Parents embraced upstairs at the Lerwick Town Hall as a controversial plan to axe two primary schools in Northmavine was voted down by councillors.
Urafirth and North Roe primary schools and Urafirth nursery will be kept open while consultations on the future of Sandness and Burravoe primaries have been dropped entirely.
The decision gives at least five-years of respite to the north primary schools which have periodically been faced with closure. The West Side and Yell primaries have also been reassured of their short to mid-term future.
And councillors heard that the schools consultation has cost the council £645,000 in staff hours and other expenses since the process began.
But it sparked a furious reaction from councillors Jonathan Wills, who vowed not to stand for re-election, and Allison “Flea” Duncan – who stuck to their guns in moving for the closures in the face of disintigrating council support for the project, which was supposed to save money and provide better educational opportunities.
Lerwick South councillor Wills, who moved to close North Roe and Urafirth, branded his fellow councillors “idiots” who had suffered a mid-term failure of nerve. An emotional councillor Duncan added that the council was “gutless” and “cowardly” and called for the resignation of fellow south end councillor Billy Fox and vice-chairman of the education committee George Smith, who split with his chairwoman Vaila Wishart over the fate of North Roe.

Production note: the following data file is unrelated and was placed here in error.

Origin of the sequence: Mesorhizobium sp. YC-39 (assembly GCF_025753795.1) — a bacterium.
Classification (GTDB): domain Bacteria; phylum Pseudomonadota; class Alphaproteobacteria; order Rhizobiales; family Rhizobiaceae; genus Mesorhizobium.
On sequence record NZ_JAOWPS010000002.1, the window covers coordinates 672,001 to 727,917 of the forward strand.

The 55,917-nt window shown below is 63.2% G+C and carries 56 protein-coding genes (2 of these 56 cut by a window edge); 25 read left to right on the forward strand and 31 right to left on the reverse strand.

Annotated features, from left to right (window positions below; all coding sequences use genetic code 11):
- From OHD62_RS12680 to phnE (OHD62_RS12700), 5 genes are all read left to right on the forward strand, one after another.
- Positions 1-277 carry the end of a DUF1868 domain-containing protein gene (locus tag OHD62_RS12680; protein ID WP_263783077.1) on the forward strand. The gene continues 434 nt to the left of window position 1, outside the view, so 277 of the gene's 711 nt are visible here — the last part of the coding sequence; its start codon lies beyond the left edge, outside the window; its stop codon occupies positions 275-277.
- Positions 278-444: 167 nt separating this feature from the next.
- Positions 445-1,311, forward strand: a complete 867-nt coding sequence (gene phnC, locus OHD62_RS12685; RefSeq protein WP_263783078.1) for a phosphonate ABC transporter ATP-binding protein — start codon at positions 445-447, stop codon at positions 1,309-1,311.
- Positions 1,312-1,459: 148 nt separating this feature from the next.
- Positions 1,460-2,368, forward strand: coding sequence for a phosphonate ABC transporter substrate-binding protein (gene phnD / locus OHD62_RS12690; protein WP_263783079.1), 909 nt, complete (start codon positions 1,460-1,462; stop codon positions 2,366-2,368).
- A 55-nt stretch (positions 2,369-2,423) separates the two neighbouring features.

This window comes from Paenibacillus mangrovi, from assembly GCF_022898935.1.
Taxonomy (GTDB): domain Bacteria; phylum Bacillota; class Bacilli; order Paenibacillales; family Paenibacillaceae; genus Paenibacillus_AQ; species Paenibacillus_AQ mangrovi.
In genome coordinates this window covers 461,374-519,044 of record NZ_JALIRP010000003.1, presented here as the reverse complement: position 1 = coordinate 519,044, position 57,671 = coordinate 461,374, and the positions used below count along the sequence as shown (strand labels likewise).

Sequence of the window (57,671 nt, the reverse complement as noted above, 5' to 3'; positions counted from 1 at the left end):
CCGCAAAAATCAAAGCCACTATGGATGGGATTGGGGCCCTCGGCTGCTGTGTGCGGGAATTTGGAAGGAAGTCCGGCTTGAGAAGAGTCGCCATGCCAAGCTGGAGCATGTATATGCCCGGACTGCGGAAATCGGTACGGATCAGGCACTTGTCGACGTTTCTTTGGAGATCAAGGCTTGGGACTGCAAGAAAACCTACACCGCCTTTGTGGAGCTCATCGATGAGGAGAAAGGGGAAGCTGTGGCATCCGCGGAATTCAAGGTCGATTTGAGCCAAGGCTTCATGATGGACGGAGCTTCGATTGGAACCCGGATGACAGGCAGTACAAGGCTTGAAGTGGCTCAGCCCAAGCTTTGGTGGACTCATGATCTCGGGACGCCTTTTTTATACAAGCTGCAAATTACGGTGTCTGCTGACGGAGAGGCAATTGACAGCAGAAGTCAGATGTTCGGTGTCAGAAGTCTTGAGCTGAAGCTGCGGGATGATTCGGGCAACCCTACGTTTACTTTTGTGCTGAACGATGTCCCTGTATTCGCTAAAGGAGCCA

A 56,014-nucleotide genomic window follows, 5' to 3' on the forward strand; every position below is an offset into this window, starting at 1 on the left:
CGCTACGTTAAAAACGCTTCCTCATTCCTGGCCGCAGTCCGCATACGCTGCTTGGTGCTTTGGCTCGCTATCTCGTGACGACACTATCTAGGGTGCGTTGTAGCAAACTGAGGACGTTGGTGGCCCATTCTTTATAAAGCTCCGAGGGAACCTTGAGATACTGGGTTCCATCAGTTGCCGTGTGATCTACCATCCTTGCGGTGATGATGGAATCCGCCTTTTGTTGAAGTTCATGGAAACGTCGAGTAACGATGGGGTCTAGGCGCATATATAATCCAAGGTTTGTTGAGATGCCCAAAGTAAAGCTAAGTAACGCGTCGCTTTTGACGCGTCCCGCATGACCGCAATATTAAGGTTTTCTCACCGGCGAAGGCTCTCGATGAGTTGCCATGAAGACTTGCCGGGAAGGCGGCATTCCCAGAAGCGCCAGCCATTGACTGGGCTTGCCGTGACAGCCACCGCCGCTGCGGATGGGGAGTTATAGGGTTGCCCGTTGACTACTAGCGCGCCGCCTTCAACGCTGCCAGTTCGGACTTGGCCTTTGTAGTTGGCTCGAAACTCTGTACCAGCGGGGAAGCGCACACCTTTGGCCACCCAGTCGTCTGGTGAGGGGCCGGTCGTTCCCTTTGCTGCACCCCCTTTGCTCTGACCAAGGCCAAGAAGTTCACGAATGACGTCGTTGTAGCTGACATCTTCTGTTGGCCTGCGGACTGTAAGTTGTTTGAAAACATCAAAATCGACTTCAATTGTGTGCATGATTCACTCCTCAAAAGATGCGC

North Mainland councillor Andrea Manson hailed the excellence and quality of the Northmavine schools following the votes which ended 12-9 in favour of keeping North Roe open and 18-3 in favour of Urafirth, which had yesterday received the backing of the council’s education and families committee.
Along with colleague Alastair Cooper, Ms Manson had argued the case for educational, health, social and community benefits of keeping the two schools, whose combined rolls number less 20, but are set to expand in the near future.
The third North Mainland councillor, Drew Ratter, was conspicuous by his absence at the sometimes fractious full-council meeting.
The three-and-a-half hour meeting kicked off with a formidable presentation of the case for the school cuts by schools quality improvement officer
Audrey Edwards. The work of Mrs Edwards and her team was hailed by both sides of the debate for its thoroughness and the sheer amount of work that had gone into the consultation process. She made clear that if councillors voted against closures, it could be a minimum of five-years before consultations could start on such a process again.
Following the votes councillor Wills said that the decisions were illogical and any rational, evidence based decision-making had been thrown out the window.
He wondered what the hard-working officials would make of the work they had produced, at the behest of the council, being rejected. He suggested they should join Petrofac where they would have better jobs on better money and “fewer idiots” rejecting their recommendations.
Councillor Duncan said: “I think this is a gutless council. You are cowards,” before calling for the resignations of councillors Smith and Fox.
Parents sitting upstairs in the main Town Hall chamber made their feelings known with their feet as the vote results were announced.
But the loudest cheer came at the announcement by councillor Wills that he would not be standing for the council again.
• More from the meeting and full reaction to the decision in Friday’s Shetland Times.